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Posts Tagged ‘mortgage rates’

Did you ever wonder why mortgage rates have been so low this year?  Well, let me take you on a journey.  Mortgage rates are influenced by government bond interest rates.  Government bond interest rates are influenced by the price of Government bonds.  If bond prices go up, then interest rates go down.  In order to raise the money to pay for all of the irresponsible spending of the Government, the Treasury sells Government Bonds.  Institutions, other countries, investment firms, etc. buy the bonds from the Government.  That money then goes to work to pay for all of the spending created by the Government.

The Government has a lot riding on those government bond sales or auctions.  If they go well, the Government sells the bonds and gets the money, bond prices go up, and interest rates stay low.  Since most people don’t want to lend the US money because we are in so much debt as it is, someone had to step in and help buy those bonds.  Yes, the Federal Reserve Board has been buying bonds all year creating more debt and keeping bond prices higher and interest rates lower.  I will not even go into how incredibly irresponsible it is for the US to buy its own bonds.  That goes without saying – the problem is that program is coming to a grinding halt at the end of this week following the largest bond auction on record this week – 123 billion dollars worth of government bonds to be issued.  The Fed will get out of the way and the bond markets will be allowed to function freely again.  That might not be so good.

Interest rates started going up today and are at a 2 month high.  What happens when you suppress something that should be going up and then stop?  It is like compressing a spring.  If you let go of the spring, it takes off.  I think that the same thing could happen with interest rates.  If this happens it could disrupt the credit markets, consumer interest rates will go up, businesses will have even more trouble borrowing money, and homeowners will now have trouble getting low cost mortgages. 

The stock market would have a tough time with raising rates.  However, the rising interest rates should help the dollar. If the dollar is going up, the price of gold should take a hit.  Welcome to Deflation!  The economy might start the debt detox process that should have started when this crisis started.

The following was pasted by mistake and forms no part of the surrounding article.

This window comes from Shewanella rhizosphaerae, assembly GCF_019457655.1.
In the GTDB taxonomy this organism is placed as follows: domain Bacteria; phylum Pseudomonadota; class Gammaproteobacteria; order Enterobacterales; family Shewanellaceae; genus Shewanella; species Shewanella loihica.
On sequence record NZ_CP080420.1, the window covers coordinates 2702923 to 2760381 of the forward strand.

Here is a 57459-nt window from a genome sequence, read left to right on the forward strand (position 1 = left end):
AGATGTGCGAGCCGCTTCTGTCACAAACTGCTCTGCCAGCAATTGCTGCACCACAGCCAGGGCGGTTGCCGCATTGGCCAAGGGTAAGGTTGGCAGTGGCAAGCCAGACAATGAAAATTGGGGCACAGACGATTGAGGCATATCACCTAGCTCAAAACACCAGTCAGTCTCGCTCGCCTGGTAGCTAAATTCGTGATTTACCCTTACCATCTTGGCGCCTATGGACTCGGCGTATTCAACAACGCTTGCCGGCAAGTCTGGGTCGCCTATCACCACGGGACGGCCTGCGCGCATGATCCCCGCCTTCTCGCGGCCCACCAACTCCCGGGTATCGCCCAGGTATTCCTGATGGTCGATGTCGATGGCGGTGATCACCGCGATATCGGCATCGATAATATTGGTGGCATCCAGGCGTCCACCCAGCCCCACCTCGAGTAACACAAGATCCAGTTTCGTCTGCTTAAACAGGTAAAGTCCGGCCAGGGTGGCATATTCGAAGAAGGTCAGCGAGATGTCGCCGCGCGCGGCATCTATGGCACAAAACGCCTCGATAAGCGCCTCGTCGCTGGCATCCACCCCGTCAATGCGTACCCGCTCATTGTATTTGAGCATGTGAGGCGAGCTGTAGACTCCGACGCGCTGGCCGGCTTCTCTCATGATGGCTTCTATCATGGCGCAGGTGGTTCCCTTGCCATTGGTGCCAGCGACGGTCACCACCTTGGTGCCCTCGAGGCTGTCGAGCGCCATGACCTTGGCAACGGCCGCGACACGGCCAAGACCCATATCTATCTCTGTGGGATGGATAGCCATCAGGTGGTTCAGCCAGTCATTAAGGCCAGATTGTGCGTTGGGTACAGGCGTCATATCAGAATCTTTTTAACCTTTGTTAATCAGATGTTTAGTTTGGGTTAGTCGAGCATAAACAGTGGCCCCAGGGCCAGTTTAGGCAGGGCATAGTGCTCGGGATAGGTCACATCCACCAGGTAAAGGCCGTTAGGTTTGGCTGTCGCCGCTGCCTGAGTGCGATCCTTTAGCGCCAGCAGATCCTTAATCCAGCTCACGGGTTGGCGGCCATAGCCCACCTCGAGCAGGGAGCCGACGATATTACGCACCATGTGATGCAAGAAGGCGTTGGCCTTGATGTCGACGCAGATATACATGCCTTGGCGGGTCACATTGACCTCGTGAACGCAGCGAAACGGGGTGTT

If you are looking for a catalyst, this could be it.  Interest rate risk is not something that the stock market is ready to face.  However, China and others would certainly like to see the value of our dollar go back up.

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It really is amazing to me as I look over the latest consumer confidence numbers.  The prior month’s reading showed a better than 50% surge in confidence. This last month reported a 34% higher than expected surge again in consumer confidence.   The reason for the optimism, reports the conference board, is the “recent jumps in the stock market, low mortgage rates and smaller job losses.” 

Following the report of the confidence numbers, we see that home values fell 18% last month as foreclosures surged.  This sure doesn’t inspire confidence.   My favorite part of that report is the optimism over “smaller job losses.”  Remember that the stock market had a very good day once the May unemployment numbers came out showing a much better than expected number.   The loss of jobs was nothing like everyone feared. Of course, the Government estimated that 226,000 jobs were created that month.  That goes a long way to make the end result “look” as if the unemployment numbers are turning around.

So, here we go once again.  Although the consumer is facing enormous debt problems, the country’s future has been a mortgage away, foreclosures are in crisis mode, real estate is nowhere near the bottom, unemployment is not getting any better, etc., the consumer is confident.  Once those numbers were released today the market took off.  Investors were simply giddy over the new found confidence.   I realize that some of you might wonder when I might get some confidence back in these numbers and the system.  It will be tough for me to get overly excited when the system is broken and the numbers are highly suspicious.  Do you really believe that there is that much confidence?  Well, the stock market is making a big bet that those numbers reflect reality. 

There is a huge confidence bubble being created.  I wouldn’t want to be heavily invested when that bubble bursts.

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